Literature Review: Sound Advice for Your Dissertation

In your early college years, the Literature Review may have simply been a summary of sources used for your paper. In some cases, you might have even included material that was never mentioned in your paper for the sake of adding to the list of sources consulted.

But in the dissertation, things are different. Your Literature Review cannot just be a recap of what was said in each source. You need to discuss the sources together, explaining how the different studies support or contradict one another according to the important themes you will discuss in your paper. By presenting the existing viewpoints, the reader is given a background of your field of study that allows them to know how your research fits in, which is why you cannot just pad your Literature Review for the sake of adding more material.

So read on to have a clearer view of what you need to do for your dissertation’s Literature Review.

1. Consult a variety of sources

A dissertation is supposed to be an exhaustive research. This means you need to consult a wide range of resources including academic journals, books, and other material.

Aside from your librarian, your advisor should be able to point you towards available resources that he or she is aware of as well as the online journals that the university subscribes to. And as you read, you can also consider the sources mentioned by these other researchers.

2. Really read and analyze your sources

For a dissertation’s Literature Review, it is not enough to just skim through the material. You need to read, take notes, analyze what is being said, and determine how the author’s thoughts fit within the themes you are studying. If not, you will not be able to present a coherent picture of what researches support a theme and which ones contradict it.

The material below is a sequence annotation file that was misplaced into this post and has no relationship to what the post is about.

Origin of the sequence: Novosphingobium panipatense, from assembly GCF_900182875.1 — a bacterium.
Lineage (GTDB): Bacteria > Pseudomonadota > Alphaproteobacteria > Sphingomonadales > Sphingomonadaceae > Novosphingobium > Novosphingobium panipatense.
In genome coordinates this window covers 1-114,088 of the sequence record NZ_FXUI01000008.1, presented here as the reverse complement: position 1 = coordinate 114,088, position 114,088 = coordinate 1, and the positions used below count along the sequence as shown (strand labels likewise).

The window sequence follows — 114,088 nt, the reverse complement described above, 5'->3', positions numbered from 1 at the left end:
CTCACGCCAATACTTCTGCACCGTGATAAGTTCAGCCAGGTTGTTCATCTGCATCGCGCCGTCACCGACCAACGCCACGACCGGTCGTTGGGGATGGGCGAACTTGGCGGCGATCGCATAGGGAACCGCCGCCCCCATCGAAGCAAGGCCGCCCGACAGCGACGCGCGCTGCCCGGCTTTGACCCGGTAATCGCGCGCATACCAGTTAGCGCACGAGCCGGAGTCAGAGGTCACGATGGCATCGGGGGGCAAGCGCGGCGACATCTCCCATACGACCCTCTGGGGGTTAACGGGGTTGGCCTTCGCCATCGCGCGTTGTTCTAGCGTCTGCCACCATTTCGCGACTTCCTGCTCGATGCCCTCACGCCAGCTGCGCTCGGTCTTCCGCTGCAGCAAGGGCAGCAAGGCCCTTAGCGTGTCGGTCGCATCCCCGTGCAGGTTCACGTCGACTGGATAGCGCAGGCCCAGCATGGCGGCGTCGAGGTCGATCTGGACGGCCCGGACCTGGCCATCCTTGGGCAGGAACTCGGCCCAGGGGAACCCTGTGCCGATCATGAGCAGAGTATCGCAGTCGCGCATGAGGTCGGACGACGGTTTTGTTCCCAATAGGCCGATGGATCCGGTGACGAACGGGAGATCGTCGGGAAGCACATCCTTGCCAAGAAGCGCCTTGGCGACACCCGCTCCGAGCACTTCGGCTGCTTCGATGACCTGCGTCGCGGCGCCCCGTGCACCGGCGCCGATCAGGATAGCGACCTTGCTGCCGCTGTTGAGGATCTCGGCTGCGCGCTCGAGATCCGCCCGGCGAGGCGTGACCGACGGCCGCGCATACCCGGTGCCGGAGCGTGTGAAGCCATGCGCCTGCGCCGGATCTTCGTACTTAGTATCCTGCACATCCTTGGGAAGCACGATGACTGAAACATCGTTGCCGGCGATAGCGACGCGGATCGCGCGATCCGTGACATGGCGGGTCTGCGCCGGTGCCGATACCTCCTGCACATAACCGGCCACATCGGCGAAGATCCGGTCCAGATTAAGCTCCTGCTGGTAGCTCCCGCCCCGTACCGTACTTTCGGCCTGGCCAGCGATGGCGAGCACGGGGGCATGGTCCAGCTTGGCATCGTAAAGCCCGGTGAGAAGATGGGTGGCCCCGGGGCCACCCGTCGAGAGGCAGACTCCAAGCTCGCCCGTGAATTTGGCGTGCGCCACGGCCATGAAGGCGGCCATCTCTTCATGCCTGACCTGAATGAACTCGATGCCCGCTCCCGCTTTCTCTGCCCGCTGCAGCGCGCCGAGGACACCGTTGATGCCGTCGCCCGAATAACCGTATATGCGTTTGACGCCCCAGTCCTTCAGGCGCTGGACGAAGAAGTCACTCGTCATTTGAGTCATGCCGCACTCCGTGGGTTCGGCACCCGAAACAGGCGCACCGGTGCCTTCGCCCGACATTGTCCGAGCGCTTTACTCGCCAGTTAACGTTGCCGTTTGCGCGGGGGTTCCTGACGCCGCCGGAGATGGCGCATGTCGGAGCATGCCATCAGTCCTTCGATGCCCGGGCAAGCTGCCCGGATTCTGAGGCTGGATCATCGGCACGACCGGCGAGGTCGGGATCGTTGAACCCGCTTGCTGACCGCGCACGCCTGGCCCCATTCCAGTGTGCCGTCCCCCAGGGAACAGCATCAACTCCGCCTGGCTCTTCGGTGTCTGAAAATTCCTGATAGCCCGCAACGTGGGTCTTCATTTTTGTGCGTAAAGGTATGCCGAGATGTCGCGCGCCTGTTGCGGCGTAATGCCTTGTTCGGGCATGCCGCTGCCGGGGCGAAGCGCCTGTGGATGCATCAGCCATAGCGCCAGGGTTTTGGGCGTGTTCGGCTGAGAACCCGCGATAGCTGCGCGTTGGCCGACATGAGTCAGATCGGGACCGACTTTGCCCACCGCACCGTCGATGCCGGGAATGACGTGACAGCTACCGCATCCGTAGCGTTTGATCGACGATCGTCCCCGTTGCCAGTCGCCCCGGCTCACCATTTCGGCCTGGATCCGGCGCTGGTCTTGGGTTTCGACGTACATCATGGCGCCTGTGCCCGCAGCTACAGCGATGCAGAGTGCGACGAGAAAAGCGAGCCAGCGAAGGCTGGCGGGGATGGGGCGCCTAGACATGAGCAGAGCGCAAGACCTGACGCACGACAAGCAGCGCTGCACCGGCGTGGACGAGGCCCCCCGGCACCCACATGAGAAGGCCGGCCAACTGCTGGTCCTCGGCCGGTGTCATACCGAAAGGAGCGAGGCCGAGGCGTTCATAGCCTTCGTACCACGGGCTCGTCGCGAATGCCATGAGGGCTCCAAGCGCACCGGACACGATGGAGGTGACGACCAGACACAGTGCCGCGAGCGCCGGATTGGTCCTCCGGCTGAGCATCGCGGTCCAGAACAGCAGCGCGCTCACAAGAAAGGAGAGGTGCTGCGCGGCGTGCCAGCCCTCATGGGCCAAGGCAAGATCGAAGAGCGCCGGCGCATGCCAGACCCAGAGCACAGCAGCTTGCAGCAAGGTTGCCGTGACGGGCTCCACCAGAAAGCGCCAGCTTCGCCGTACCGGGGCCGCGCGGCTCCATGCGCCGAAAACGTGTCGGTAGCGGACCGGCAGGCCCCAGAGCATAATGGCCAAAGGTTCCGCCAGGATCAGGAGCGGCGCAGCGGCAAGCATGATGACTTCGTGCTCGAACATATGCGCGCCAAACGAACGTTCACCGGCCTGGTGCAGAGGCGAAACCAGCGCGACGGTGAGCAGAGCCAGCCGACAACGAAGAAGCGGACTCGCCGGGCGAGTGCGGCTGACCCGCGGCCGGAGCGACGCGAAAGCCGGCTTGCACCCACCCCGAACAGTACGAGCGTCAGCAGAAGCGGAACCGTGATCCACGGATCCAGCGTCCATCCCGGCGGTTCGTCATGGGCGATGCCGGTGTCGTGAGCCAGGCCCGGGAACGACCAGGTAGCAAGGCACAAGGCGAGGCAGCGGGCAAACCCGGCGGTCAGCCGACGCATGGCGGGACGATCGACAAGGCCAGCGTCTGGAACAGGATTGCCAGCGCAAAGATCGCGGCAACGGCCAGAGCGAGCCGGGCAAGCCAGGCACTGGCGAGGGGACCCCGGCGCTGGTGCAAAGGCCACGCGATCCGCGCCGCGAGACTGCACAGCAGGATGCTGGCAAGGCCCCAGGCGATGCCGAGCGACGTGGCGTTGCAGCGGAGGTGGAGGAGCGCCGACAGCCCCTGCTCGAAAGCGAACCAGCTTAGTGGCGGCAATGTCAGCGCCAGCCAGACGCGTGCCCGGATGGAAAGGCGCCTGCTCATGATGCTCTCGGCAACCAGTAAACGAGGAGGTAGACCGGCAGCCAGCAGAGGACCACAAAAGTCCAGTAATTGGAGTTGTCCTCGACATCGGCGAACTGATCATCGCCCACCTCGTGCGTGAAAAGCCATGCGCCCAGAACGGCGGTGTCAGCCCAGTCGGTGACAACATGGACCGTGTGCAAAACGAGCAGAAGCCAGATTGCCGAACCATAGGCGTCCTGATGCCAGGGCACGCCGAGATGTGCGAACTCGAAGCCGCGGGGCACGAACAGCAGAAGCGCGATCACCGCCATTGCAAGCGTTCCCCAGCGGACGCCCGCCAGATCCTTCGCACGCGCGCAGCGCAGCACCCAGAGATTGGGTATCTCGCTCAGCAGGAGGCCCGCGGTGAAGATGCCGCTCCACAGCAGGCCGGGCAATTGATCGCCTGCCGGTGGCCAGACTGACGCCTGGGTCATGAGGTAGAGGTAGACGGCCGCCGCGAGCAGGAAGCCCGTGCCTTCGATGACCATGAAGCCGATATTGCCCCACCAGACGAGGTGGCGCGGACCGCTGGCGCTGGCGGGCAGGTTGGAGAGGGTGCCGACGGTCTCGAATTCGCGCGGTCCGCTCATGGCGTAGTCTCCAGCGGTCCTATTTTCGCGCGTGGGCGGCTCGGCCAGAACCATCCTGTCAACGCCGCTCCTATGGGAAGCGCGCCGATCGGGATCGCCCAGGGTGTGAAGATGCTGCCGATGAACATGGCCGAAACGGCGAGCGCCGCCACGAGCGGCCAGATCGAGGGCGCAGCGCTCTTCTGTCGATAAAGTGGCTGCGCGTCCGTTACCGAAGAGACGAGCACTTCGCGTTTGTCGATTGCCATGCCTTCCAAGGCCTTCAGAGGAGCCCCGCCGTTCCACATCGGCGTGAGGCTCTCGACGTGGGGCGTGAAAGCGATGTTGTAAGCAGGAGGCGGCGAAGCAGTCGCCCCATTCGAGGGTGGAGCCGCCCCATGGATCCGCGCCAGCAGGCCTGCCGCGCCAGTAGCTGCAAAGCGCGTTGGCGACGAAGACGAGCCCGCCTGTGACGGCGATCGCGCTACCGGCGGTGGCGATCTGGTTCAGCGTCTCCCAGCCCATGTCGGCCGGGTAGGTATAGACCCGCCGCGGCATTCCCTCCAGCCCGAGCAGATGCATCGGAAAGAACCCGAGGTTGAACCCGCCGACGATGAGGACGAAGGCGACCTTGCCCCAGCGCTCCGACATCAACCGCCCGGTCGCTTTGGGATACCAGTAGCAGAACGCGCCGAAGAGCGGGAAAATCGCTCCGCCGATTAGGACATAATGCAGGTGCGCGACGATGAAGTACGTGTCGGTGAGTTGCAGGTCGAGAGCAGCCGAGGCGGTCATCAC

3. Determine the gaps in the other researches

A research gap is the area that the study does not address. The gap can incur in the population studied, extraneous variables not considered in the experiment, errors in the theoretical framework, or other limitations. Pointing out the gaps in the review of literature shows you grasped what you’ve read. And by understanding the gaps, you can assert how your research fits in.

4. Follow an example

If things are unclear, it helps to follow an example. Find two or three dissertations, view their Literature Review, take note of similarities and differences, and follow the one that seems easier to do. Another option is to follow the Literature Review that is better organized as some present their sources according to particular themes, making the flow more comprehensible to the reader.

5. Include a short conclusion

To wrap things up, your Literature Review should recap the major points of what you discovered from others, making the arguments and counterarguments, and strengths and weaknesses of particular studies clearer to the reader. This summary should also connect what you have found to your dissertation, presenting how your research aims to fill in the gaps of the literature presented.


A Review of Literature that has been done well can strengthen the purpose of your dissertation, making it clear to the reader that your work is important. So spend quality time making this section as it will greatly help your paper.